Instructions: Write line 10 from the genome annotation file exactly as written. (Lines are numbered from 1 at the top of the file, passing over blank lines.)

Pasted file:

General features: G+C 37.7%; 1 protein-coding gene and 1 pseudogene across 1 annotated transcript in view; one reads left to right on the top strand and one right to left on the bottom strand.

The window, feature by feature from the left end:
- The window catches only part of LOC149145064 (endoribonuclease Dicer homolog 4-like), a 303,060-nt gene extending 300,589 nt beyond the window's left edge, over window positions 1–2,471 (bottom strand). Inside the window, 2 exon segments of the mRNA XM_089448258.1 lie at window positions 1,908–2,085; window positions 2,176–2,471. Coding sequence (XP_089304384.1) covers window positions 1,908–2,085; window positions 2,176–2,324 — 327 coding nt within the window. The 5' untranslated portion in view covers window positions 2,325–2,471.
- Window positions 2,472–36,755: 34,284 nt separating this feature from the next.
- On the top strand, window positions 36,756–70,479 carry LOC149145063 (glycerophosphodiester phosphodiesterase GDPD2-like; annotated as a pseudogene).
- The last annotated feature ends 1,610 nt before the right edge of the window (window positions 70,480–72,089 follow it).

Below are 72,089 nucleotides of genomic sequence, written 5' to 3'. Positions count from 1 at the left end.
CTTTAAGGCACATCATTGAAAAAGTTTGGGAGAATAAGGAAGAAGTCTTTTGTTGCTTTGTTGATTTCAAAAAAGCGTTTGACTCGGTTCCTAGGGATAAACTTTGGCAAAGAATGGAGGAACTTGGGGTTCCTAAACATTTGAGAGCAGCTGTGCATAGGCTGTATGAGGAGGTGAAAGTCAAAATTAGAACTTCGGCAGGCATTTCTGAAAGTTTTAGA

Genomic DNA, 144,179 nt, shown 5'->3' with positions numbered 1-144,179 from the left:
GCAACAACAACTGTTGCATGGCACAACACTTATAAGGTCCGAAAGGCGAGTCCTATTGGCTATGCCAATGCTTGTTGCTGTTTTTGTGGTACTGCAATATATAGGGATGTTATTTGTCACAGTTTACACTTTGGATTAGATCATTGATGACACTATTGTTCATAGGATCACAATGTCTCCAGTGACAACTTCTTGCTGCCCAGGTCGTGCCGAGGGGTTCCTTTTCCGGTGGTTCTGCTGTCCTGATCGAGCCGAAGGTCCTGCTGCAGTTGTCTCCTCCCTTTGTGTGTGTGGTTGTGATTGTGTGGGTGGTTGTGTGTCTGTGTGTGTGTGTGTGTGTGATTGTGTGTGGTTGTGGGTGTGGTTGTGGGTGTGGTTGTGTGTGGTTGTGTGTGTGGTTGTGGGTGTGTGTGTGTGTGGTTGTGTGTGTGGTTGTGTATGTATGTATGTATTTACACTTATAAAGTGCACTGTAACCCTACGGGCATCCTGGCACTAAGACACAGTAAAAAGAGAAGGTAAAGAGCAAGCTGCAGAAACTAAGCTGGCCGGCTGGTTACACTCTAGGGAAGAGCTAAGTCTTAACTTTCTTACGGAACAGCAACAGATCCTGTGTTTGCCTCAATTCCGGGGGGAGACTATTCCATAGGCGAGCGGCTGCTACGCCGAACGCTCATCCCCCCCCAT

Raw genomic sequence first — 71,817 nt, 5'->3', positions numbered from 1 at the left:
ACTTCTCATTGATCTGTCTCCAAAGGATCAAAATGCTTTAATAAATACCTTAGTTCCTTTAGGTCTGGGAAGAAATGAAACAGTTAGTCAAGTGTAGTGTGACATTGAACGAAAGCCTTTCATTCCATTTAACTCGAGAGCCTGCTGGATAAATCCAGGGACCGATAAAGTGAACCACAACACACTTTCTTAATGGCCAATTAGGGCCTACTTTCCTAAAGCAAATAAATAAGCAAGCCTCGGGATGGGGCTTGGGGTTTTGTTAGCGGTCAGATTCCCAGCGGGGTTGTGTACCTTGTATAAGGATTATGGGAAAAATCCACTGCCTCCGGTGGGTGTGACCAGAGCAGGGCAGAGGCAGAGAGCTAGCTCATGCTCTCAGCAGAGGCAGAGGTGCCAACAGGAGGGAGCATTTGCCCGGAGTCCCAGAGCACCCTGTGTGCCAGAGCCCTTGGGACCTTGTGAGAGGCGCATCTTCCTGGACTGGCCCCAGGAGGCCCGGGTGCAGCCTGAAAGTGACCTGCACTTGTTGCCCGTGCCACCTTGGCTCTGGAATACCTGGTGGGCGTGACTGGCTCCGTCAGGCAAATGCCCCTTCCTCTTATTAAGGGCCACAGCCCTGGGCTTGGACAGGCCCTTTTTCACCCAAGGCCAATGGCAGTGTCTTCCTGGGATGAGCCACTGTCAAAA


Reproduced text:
GCAACAACAACTGTTGCATGGCACAACACTTATAAGGTCCGAAAGGCGAGTCCTATTGGCTATGCCAATGCTTGTTGCTGTTTTTGTGGTACTGCAATATATAGGGATGTTATTTGTCACAGTTTACACTTTGGATTAGATCATTGATGACACTATTGTTCATAGGATCACAATGTCTCCAGTGACAACTTCTTGCTGCCCAGGTCGTGCCGAGGGGTTCCTTTTCCGGTGGTTCTGCTGTCCTGATCGAGCCGAAGGTCCTGCTGCAGTTGTCTCCTCCCTTTGTGTGTGTGGTTGTGATTGTGTGGGTGGTTGTGTGTCTGTGTGTGTGTGTGTGTGTGATTGTGTGTGGTTGTGGGTGTGGTTGTGGGTGTGGTTGTGTGTGGTTGTGTGTGTGGTTGTGGGTGTGTGTGTGTGTGGTTGTGTGTGTGGTTGTGTATGTATGTATGTATTTACACTTATAAAGTGCACTGTAACCCTACGGGCATCCTGGCACTAAGACACAGTAAAAAGAGAAGGTAAAGAGCAAGCTGCAGAAACTAAGCTGGCCGGCTGGTTACACTCTAGGGAAGAGCTAAGTCTTAACTTTCTTACGGAACAGCAACAGATCCTGTGTTTGCCTCAATTCCGGGGGGAGACTATTCCATAGGCGAGCGGCTGCTACGCCGAACGCTCATCCCCCCCCAT